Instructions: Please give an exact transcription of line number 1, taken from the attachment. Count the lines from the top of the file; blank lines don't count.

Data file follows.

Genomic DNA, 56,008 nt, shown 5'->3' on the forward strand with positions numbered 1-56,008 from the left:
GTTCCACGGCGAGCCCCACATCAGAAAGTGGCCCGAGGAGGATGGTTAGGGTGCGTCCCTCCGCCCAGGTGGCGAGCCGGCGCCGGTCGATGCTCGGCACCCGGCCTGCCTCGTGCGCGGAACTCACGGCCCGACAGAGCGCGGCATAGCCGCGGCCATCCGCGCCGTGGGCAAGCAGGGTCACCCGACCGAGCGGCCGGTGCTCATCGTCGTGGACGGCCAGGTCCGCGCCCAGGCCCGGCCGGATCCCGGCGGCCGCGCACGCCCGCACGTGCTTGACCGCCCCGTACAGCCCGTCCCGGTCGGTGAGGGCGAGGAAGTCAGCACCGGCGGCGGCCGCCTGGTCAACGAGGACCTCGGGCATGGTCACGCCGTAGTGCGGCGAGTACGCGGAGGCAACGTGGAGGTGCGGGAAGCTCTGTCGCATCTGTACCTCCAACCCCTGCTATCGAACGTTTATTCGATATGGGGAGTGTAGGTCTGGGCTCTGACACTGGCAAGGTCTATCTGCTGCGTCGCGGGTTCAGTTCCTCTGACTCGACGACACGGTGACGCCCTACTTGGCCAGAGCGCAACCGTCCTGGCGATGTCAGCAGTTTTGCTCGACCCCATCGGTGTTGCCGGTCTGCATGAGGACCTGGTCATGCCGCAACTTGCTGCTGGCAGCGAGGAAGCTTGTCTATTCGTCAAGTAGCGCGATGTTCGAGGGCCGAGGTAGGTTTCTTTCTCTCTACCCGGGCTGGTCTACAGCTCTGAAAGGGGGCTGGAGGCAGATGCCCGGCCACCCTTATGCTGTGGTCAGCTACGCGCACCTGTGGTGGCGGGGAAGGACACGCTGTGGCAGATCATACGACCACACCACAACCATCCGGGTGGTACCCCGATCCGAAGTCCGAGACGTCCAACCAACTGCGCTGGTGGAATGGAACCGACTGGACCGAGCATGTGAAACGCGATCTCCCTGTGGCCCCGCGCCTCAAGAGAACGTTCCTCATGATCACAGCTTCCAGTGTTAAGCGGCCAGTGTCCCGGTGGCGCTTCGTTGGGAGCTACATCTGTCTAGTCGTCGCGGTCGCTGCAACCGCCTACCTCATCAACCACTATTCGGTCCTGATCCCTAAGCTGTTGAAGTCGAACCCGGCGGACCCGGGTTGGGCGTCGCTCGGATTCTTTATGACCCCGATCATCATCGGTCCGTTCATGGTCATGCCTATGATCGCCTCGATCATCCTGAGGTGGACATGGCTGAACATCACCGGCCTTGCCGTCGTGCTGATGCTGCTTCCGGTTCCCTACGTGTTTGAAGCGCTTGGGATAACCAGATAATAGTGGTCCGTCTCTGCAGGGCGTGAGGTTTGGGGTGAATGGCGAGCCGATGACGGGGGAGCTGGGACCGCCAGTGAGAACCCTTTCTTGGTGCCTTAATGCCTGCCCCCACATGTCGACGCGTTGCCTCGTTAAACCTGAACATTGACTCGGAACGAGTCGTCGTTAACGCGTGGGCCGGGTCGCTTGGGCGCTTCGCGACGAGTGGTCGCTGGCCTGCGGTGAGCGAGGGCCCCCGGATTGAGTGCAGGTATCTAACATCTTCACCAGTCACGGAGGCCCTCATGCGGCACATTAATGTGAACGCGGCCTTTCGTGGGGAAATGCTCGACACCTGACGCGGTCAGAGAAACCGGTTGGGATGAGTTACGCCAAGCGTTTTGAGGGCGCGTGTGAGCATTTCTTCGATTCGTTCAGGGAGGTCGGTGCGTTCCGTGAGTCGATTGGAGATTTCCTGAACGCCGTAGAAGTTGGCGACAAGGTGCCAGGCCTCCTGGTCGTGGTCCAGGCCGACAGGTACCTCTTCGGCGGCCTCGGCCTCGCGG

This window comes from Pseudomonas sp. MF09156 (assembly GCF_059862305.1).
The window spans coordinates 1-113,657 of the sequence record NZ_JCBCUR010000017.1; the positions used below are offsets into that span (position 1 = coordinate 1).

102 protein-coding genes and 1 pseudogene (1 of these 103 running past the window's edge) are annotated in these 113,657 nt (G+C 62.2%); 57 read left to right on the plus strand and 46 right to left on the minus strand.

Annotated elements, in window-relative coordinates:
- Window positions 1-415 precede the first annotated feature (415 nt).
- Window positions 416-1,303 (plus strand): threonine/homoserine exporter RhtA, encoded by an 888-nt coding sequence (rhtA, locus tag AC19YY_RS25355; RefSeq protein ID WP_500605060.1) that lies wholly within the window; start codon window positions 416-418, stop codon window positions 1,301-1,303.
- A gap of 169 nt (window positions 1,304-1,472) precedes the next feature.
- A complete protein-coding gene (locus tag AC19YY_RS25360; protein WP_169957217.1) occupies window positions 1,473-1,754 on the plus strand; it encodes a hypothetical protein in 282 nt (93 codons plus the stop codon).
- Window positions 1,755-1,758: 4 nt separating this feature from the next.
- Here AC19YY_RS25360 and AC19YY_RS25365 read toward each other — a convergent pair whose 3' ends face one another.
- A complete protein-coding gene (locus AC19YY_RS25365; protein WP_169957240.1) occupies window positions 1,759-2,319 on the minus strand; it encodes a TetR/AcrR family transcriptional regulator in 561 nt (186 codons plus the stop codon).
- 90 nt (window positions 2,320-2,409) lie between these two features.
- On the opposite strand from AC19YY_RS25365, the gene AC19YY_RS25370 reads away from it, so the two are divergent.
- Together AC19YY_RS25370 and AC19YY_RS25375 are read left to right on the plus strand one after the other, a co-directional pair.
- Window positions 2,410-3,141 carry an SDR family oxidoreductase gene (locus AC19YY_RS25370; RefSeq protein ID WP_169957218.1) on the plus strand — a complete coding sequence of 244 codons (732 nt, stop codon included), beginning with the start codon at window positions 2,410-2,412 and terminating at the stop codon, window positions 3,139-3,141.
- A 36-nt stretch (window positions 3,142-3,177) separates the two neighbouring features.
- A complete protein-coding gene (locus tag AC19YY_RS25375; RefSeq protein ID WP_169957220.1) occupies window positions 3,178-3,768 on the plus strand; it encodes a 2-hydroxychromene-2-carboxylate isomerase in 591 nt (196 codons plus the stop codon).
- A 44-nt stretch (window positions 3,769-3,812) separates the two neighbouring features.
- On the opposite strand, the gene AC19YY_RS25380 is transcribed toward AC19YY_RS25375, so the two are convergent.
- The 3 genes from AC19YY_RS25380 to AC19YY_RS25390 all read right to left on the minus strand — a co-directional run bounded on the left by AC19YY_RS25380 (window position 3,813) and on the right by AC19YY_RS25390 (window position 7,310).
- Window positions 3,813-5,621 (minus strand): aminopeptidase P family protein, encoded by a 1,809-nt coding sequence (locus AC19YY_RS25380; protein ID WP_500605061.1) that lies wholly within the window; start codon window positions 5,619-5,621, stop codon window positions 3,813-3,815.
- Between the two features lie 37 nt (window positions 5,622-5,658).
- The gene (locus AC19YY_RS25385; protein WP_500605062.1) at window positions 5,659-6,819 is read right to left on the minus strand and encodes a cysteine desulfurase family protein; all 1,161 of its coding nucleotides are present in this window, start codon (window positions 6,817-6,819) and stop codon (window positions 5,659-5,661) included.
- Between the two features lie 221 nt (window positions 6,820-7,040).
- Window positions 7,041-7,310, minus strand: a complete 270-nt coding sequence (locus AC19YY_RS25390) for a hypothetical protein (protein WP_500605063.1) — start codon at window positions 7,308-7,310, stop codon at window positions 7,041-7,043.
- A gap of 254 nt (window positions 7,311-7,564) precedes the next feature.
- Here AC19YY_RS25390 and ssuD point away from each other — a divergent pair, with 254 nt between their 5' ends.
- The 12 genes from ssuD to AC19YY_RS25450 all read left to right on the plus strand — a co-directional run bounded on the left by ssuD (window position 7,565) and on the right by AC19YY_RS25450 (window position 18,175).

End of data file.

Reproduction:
Genomic DNA, 56,008 nt, shown 5'->3' on the forward strand with positions numbered 1-56,008 from the left: